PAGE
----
Dirt

“See if you can find any dirt on her. There has to be something juicy in her past.”

I said, “Yes, sir,” and left his office looking purposeful. I knew that my quest for dirt would fail. Not because there was none, but because I didn’t want him to know about it if there was any. He was an ass. She, on the other hand, was a great leader.

Please leave a comment with your first 50 words on the topic “dirt.”

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Author: Virginia DeBolt

Writer and teacher who writes blogs about web education, writing practice, and pop culture.

3 thoughts on “Dirt”

  1. She stepped up to the microphone and gracefully accepted her trophy. She was a mounting rock star. She closed her eyes and mentally recorded the loud thunder of applause. She would need to look back at this moment soon enough. Paparrazi would start looking for dirt. Cinderella stories didn’t sell for much. The bright lights of stardom would shed light on the shadows of her past. Secrets that had been well hidden up till now would be brought to light.

  2. He had been warned not to soil the cool. gleaming , red granite floor of his grandma’s house.
    “No dirt on my floor, boy!!”
    The strict reminder was not forgotten.
    So even before ringing the bell, he dropped off his shoes and socks, seated on the rickety bench, on the coir mat with welcome written on it , in faded red.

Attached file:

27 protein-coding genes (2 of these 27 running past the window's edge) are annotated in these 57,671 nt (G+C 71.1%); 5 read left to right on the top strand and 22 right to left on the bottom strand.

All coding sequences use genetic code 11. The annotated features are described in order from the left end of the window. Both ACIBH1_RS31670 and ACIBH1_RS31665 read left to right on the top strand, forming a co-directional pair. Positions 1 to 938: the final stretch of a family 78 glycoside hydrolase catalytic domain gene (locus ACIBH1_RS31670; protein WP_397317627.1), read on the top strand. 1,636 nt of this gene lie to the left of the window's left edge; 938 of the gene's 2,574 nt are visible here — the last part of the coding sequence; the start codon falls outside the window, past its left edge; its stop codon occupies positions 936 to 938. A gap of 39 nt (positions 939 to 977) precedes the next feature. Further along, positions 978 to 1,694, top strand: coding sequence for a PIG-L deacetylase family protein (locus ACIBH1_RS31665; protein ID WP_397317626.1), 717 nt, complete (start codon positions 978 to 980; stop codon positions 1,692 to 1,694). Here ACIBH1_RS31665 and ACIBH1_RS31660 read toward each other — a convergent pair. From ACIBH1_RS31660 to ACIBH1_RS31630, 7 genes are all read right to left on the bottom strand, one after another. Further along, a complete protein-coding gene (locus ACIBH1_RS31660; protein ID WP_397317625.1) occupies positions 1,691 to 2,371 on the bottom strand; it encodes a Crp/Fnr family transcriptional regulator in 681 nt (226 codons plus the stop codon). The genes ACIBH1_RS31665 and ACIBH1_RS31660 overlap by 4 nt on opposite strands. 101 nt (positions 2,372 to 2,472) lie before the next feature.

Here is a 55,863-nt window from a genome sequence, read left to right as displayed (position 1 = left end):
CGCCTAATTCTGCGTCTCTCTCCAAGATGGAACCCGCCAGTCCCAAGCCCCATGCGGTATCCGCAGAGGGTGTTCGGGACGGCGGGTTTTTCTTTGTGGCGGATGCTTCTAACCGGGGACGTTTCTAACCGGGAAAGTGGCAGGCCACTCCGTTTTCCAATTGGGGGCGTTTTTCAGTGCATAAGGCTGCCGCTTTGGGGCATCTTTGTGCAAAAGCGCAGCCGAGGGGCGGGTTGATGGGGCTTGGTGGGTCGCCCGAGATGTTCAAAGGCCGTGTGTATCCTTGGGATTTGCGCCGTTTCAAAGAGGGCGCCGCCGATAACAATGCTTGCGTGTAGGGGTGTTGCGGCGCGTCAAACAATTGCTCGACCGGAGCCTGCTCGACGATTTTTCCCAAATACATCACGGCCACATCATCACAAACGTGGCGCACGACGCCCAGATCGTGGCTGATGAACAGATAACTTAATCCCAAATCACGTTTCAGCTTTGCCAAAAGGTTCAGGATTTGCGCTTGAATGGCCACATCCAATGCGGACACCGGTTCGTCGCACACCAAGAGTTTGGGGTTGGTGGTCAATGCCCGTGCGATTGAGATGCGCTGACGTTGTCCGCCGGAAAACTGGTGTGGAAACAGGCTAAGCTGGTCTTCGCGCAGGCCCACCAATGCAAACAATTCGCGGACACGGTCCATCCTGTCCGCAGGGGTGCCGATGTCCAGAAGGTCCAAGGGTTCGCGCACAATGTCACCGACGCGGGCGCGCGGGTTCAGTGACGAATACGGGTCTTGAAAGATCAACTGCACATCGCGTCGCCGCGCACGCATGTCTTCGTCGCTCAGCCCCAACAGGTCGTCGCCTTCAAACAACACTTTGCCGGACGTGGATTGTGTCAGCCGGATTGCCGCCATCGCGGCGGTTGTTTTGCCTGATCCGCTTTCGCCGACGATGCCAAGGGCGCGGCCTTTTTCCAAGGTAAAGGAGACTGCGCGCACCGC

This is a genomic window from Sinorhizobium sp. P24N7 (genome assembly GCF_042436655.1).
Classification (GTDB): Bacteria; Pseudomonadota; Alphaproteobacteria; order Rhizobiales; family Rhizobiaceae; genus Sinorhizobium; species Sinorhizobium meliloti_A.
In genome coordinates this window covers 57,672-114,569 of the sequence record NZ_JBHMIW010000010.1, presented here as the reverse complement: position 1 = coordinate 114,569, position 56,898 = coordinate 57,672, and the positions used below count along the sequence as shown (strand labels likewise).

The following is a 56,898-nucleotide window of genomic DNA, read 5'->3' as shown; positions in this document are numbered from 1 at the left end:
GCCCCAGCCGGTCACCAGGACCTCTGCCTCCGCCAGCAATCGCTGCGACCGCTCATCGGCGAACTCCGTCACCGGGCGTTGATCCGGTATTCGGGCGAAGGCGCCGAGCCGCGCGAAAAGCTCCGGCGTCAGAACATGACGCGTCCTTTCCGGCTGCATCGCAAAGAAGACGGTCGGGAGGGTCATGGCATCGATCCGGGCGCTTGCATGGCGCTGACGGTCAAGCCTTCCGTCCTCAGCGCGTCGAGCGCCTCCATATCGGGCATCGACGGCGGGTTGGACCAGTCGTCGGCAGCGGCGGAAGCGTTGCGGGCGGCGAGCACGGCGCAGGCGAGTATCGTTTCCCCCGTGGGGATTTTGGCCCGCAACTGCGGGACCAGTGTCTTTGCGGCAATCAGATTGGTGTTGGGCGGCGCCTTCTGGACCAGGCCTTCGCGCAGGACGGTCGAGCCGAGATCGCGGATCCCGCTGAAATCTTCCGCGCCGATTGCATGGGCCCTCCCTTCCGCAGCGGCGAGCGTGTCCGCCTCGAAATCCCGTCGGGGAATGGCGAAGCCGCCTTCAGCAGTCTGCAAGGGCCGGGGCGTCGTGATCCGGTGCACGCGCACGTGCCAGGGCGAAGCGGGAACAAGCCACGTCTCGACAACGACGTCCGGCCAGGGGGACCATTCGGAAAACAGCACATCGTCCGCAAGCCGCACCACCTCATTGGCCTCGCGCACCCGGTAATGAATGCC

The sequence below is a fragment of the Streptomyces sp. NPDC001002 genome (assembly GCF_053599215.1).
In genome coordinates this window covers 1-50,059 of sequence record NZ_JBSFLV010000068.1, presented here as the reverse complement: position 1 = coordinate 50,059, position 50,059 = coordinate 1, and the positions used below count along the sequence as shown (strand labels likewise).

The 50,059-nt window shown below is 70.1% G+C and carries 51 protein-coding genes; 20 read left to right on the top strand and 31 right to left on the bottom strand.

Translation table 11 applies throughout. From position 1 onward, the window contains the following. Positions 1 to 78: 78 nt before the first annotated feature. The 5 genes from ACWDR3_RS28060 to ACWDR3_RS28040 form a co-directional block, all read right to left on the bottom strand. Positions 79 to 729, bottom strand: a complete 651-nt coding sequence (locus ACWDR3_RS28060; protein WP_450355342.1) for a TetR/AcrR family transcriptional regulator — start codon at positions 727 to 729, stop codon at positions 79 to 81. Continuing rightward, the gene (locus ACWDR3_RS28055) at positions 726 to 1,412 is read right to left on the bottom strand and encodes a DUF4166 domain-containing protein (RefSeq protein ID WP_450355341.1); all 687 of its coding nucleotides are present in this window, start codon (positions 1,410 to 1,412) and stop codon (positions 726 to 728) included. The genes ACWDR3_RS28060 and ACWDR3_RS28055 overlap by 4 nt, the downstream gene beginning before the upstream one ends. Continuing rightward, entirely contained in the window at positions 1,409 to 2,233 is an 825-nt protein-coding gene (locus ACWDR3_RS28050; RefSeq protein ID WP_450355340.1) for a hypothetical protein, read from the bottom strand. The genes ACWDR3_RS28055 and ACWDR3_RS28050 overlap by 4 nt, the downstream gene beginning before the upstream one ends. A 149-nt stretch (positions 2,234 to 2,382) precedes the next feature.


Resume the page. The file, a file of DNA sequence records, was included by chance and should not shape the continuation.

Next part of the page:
She was anathema of all things dirty. With a head full of shocking white hair, and alabaster skin, she looked every bit the pristine ,scrubbed-clean image she portrayed.

  3. A solitary, thin figure stood across the street from the church. His hair was scant and gray, and his face was sallow and weathered, as if he had experienced too many winters in the past. He seemed to be older than dirt.

    He put his hands in his coat pockets as he hunched his body against a gust of cold wind. He heard music coming from the church and figured an evening mass was taking place.

    He smiled—a yellow smile that had been the result of many years of chain-smoking. He took out a cigarette and lit it, exhaling the smoke with satisfaction. According to him, it didn’t matter whether he smoked or not anymore.

    He took a long drag and flicked the cigarette into the street. “I guess God was too busy for me when I needed him,” he said under his breath. A fit of coughing surged from his lungs. Before it got worse, he looked around, adjusted his coat and resumed walking down the deserted street.

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